Another eye-opener in the report: “Governmental activities resulted in a decrease in the state of Washington’s net assets of $2.2 billion.”

Because of the extravagant spending, the gap in unfunded Washington’s retiree health benefits is $7.9 billon.

Meantime, ranking member of the Senate Ways and Means Committee, Sen. Joe Zarelli, has unsuccessfully argued in favor of transparency with Committee Chair, Sen. Margarita Prentice. This TVW video illustrates violations of legislative transparency standards.

All of this employee pork, unnecessary spending, and violations of transparency standards are why WPC is advocating a constitutional amendment for transparency:


THAT, Transparency and public disclosure in the legislative process is vital to a representative democracy.  THAT, At the next general election to be held in this state the secretary of state shall submit to the qualified voters of the state for their approval and ratification, or rejection, a new section amending Article 2, an amendment to Article 2, section 19, and an amendment to Article 2, section 22 of the Constitution of the state of Washington to read as follows:

Article II, new section.  No bill shall be eligible for a public hearing until 72 hours after introduction.  No bill shall be eligible for legislative action of any kind unless it has first been subject to a public hearing in the same session of consideration.  No bill shall be eligible for legislative action on the floor of either house until 72 hours after it has been placed on the floor calendar.  This section may be suspended with two-thirds of the members elected to the house in which it is pending suspend this requirement, and every individual consideration of a bill or action suspending the requirement shall be recorded in the journal of the respective house.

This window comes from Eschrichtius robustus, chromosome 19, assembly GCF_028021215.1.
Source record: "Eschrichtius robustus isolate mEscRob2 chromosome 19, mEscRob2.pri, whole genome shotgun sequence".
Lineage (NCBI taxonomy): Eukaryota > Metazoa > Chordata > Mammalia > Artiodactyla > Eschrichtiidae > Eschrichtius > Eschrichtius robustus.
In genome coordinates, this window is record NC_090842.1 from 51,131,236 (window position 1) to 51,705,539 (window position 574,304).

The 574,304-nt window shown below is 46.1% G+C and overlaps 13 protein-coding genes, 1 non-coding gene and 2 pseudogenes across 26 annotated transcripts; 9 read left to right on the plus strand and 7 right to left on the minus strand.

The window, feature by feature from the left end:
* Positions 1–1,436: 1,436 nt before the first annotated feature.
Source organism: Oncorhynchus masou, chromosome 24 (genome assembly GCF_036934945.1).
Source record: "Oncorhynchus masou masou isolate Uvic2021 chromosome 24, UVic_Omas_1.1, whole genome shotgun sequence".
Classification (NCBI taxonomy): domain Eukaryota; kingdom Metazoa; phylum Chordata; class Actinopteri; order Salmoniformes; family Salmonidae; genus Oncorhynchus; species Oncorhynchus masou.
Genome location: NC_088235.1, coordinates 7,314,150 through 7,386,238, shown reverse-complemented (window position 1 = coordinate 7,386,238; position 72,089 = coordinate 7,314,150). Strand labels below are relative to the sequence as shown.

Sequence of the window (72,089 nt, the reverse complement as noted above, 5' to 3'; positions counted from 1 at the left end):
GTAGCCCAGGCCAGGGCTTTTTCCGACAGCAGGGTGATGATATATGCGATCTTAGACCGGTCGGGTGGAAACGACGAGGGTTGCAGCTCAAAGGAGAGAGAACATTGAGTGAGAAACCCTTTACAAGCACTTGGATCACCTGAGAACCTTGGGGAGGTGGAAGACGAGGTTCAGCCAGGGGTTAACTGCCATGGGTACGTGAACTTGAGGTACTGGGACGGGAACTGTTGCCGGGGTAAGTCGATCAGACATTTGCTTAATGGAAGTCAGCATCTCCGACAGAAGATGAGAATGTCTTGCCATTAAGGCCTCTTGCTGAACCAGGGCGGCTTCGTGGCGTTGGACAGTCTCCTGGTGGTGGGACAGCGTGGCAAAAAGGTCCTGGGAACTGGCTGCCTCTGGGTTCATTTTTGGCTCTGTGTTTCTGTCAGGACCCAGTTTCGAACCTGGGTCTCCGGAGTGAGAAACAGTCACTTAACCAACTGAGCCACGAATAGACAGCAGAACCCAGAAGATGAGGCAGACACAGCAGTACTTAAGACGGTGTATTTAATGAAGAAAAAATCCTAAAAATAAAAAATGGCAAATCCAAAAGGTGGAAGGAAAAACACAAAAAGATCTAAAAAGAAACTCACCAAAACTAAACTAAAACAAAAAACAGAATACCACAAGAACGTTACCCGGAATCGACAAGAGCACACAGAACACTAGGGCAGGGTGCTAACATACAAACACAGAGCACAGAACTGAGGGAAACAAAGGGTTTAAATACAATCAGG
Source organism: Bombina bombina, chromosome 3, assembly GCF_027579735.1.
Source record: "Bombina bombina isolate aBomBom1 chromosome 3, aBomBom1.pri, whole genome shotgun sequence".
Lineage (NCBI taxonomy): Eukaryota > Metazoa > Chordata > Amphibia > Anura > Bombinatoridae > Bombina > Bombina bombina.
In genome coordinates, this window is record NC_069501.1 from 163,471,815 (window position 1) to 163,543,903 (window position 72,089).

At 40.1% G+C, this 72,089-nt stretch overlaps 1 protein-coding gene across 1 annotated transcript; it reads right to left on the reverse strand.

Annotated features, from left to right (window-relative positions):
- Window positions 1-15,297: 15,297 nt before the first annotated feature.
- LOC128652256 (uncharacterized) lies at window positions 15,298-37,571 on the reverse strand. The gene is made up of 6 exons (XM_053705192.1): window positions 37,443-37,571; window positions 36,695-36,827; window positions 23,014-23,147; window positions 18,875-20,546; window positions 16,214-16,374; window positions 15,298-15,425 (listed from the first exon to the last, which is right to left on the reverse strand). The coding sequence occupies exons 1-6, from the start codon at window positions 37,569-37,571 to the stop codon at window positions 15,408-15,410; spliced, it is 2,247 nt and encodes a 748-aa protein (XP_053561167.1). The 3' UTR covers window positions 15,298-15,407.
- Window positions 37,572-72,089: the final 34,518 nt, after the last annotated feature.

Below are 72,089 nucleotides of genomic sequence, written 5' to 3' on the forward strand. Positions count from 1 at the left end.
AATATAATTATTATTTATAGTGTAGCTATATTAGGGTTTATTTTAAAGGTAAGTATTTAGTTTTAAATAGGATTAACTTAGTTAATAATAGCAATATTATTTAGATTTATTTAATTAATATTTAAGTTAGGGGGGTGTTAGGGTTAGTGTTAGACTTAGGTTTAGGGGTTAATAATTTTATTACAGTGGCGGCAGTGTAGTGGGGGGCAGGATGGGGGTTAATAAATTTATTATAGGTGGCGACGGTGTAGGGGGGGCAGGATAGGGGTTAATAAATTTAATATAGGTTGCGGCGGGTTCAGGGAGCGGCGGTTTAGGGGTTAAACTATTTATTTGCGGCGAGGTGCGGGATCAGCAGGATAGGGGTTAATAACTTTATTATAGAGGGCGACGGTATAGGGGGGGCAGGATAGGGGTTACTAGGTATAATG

Article II, section 19. No bill shall embrace more than one subject, and that shall be expressed in the title.  No bill shall be eligible for public hearing or legislative consideration of any kind unless the bill shall lay forth in full the changes to any act or sections of law. Title only bills shall be prohibited.

Article II, section 22. No bill shall be eligible for final passage in either house unless copies of the bill in the form to be passed shall have been made available to the members of that house and the public for at least twenty-four hours, unless two-thirds of the members elected to the house in which it is pending suspend this requirement, and every individual consideration of a bill or action suspending the requirement shall be recorded in the journal of the respective house.  No bill shall become a law unless on its final passage the vote be taken by yeas and nays, the names of the members voting for and against the same be entered on the journal of each house, and a majority of the members elected to each house be recorded thereon as voting in its favor.

BE IT FURTHER RESOLVED, That the secretary of state shall cause notice of this constitutional amendment to be published at least four times during the four weeks next preceding the election in every legal newspaper in the state.